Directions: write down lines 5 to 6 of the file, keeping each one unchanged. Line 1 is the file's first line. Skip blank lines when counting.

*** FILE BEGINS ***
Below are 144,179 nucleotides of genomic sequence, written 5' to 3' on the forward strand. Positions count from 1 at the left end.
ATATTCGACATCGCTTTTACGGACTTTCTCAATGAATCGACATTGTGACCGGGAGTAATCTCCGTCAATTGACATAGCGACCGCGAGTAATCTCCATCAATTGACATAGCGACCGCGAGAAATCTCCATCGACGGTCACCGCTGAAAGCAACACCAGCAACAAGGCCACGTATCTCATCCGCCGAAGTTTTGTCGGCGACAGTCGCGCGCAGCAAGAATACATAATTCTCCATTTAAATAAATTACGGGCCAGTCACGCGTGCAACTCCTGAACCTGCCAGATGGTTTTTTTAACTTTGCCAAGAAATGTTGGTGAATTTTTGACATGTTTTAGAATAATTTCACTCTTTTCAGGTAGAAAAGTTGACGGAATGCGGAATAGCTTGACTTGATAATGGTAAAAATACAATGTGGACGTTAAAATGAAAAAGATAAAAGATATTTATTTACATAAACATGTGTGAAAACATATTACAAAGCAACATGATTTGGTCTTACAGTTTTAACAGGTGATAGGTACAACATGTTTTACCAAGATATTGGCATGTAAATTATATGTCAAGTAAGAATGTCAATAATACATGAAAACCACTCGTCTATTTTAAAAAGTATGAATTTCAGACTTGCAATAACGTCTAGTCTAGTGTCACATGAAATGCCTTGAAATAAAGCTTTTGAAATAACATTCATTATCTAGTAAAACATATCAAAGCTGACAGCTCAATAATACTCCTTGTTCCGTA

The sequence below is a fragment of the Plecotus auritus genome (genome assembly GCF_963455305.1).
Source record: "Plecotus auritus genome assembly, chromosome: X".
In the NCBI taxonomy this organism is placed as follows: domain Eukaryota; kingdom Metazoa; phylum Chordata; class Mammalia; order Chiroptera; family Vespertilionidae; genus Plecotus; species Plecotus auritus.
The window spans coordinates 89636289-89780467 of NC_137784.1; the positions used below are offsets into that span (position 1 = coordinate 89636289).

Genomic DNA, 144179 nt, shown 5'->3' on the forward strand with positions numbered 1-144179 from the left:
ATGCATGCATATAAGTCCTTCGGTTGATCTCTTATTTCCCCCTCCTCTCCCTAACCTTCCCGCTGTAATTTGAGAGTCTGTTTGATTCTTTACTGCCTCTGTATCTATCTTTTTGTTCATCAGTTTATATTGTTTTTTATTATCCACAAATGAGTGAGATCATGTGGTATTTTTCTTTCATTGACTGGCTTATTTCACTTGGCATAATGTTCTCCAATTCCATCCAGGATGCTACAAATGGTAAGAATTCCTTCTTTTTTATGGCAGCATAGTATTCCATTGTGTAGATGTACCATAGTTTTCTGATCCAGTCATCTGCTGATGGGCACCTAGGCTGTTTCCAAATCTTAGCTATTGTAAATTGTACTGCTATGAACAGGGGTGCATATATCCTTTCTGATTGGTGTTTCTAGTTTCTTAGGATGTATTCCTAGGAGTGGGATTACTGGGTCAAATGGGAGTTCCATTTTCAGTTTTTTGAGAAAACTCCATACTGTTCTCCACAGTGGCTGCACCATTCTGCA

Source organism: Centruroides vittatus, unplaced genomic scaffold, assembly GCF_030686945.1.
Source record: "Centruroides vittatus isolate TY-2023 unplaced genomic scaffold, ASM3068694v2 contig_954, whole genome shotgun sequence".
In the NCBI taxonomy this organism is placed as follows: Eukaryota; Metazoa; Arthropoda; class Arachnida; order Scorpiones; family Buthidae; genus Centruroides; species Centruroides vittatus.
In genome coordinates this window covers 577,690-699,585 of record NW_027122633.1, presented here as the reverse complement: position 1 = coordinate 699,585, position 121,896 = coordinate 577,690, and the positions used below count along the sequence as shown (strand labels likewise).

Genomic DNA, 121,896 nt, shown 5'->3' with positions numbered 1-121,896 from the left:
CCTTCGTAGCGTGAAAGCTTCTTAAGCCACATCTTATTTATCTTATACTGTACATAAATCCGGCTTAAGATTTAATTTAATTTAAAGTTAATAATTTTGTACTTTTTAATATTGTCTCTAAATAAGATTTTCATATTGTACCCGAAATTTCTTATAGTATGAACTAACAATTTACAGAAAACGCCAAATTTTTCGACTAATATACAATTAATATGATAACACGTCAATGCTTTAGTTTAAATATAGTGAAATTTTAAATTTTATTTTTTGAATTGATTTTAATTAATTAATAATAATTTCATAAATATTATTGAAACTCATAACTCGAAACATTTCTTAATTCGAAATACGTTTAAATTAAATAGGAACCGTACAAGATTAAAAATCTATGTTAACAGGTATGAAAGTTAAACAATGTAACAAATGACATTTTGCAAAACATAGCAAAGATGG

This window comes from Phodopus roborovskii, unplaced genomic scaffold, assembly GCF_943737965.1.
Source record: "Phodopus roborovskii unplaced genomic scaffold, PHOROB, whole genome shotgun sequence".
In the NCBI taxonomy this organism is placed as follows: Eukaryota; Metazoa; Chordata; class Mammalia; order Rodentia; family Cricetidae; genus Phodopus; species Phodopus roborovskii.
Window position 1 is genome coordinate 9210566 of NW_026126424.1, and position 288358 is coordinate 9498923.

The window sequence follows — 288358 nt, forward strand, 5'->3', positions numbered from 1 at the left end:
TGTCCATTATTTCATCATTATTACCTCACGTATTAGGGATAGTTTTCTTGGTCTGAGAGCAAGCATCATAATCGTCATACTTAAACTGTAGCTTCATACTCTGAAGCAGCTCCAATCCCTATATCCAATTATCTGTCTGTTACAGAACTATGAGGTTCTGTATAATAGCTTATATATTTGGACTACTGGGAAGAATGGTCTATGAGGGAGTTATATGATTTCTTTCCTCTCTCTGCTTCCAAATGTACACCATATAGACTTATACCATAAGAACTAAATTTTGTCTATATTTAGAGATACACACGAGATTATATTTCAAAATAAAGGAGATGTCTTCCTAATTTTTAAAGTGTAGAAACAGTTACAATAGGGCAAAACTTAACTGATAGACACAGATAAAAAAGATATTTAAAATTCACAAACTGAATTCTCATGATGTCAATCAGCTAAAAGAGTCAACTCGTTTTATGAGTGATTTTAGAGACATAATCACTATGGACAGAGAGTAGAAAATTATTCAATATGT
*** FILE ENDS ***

In the NCBI taxonomy this organism is placed as follows: domain Eukaryota; kingdom Metazoa; phylum Chordata; class Mammalia; order Chiroptera; family Vespertilionidae; genus Plecotus; species Plecotus auritus.
The window spans coordinates 89636289-89780467 of NC_137784.1; the positions used below are offsets into that span (position 1 = coordinate 89636289).